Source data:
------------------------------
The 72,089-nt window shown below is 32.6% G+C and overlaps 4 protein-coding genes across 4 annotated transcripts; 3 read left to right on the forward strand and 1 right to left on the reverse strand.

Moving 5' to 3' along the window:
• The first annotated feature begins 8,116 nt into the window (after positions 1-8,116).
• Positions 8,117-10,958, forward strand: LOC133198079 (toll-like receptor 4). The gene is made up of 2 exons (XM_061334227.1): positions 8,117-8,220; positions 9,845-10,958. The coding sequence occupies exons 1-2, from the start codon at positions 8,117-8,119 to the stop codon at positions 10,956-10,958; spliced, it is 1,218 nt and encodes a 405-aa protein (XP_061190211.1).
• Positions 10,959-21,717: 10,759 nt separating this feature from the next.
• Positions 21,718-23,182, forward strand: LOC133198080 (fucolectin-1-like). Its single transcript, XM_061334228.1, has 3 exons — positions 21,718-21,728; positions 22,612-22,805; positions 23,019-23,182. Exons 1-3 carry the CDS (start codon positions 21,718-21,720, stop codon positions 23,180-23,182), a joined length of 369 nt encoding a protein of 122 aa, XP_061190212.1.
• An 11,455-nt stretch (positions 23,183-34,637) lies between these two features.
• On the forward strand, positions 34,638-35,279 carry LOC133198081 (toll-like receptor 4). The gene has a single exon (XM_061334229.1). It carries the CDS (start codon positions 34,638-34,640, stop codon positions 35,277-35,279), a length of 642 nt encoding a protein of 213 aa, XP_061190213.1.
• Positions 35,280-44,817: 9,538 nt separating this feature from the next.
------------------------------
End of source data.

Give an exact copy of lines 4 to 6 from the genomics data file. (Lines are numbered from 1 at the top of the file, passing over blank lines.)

• Positions 8,117-10,958, forward strand: LOC133198079 (toll-like receptor 4). The gene is made up of 2 exons (XM_061334227.1): positions 8,117-8,220; positions 9,845-10,958. The coding sequence occupies exons 1-2, from the start codon at positions 8,117-8,119 to the stop codon at positions 10,956-10,958; spliced, it is 1,218 nt and encodes a 405-aa protein (XP_061190211.1).
• Positions 10,959-21,717: 10,759 nt separating this feature from the next.
• Positions 21,718-23,182, forward strand: LOC133198080 (fucolectin-1-like). Its single transcript, XM_061334228.1, has 3 exons — positions 21,718-21,728; positions 22,612-22,805; positions 23,019-23,182. Exons 1-3 carry the CDS (start codon positions 21,718-21,720, stop codon positions 23,180-23,182), a joined length of 369 nt encoding a protein of 122 aa, XP_061190212.1.